Hello and good evening from beautiful Tustin, CA


In the Brooder
7 Years
Nov 9, 2012
Orange, CA
Hi Everyone, glad to join the community. I've had chickens since I was in grade school. Took some time off and now mid-thirties and getting ready to dive back in. I work with a local non profit providing an environment to learn about urban agriculture. I live on a large urban orchard.

I'm currently building a 5'x8' coop with a large run. Need to figure out the aviary netting on the run due to hawks and falcons. I have two different flocks that are waiting to be picked early December when the coop is finished. One flock is 3 Blue Ameracauna hens which are 2 yrs old, 1 Belgium hen, and 1 Silkie Roo. The other flock is 4 pullets that are 3 months old, breeds are: EE, Red Star, Naked Neck and a Silver Laced Wyandotte. The flocks are from different breeders.

My question that I have been searching for is how best to integrate the two new flocks in their new home. I've read some threads about separation and quarantine for 30 days. But since this will be a new environment/coop/run for all, can I put them in the new coop at night and hope for the best? Or should I try and build a temp screen inside the coop and have the flocks divided while they adjust?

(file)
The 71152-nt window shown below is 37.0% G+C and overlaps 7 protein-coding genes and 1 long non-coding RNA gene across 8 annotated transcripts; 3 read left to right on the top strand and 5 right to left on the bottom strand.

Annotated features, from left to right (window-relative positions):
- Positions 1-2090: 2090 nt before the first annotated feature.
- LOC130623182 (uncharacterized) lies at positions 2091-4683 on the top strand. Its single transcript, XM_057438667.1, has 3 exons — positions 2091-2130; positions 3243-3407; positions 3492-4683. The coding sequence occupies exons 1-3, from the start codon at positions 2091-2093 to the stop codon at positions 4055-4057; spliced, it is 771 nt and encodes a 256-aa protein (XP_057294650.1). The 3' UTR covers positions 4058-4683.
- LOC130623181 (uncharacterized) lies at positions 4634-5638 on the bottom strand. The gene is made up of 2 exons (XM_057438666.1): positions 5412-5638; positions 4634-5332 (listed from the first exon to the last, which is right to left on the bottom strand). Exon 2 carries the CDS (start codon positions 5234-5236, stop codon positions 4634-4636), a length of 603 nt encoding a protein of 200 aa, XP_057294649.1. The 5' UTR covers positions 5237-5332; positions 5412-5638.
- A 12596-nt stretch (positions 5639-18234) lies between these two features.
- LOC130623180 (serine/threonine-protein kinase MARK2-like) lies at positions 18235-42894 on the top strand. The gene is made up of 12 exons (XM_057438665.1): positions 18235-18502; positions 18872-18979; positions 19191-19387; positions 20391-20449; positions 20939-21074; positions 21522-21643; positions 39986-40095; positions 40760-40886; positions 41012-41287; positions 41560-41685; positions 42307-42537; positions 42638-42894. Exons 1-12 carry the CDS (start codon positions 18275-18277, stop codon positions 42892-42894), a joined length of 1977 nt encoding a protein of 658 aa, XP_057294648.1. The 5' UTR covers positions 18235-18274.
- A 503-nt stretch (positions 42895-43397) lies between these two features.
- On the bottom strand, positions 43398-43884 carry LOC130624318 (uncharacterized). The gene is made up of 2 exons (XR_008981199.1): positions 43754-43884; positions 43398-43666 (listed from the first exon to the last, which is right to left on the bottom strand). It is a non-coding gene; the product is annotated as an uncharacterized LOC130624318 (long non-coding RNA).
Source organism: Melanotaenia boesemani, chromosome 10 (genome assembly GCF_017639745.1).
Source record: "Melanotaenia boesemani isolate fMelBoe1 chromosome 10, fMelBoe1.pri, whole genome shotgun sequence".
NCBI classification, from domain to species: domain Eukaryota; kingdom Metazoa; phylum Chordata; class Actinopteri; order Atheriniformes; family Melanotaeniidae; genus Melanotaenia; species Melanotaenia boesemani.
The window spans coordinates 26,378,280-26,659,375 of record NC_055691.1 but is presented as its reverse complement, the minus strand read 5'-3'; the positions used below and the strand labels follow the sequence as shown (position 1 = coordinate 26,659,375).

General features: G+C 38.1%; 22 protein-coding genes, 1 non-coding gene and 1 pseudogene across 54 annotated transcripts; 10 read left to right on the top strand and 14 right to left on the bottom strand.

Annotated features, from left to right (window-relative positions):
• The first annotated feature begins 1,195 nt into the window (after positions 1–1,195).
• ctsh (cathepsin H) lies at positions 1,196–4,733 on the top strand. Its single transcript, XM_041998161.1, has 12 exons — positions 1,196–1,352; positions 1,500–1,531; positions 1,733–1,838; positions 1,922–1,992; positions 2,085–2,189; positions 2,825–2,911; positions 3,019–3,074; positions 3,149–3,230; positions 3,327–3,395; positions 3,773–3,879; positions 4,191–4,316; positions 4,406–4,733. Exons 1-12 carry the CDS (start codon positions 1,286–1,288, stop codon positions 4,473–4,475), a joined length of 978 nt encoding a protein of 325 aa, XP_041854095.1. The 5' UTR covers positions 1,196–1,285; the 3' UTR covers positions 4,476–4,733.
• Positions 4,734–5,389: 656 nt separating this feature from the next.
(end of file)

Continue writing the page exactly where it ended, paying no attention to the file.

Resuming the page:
Thanks in advance for your advice. I came across BYC in some of the poultry books I have been reading in preparation. Looking forward to having chickens again. Slightly concerned about the Roo and the neighbors tho, hoping he is a quiet one (famous last words...)
Unfortunately, as I am on my first batch of chickens, I have no idea when to integrate...but I will be watching your thread to see what to do!!!
It is a great question!!!

Welcome to the coop!!
Hello and welcome to BYC
It would be better to keep them separate for the first few weeks while you make sure neither flock carries any pests or diseases. To make integration easier you can put them somewhere they can all see each other, without being able to get to each other. There will probably be some bullying when you finally put them together as they'll need to sort out their pecking order, but unless they draw blood it's best to leave them to it, though it's hard!

I think Sumi has a good point, together but separate. I have integrated a number of new birds (new batches) into a large flock in my few short years. I must admit, I did it from chick stage up, but not with grown birds. I have had good luck with the separate but together process. Good luck. Hope your roo works out!

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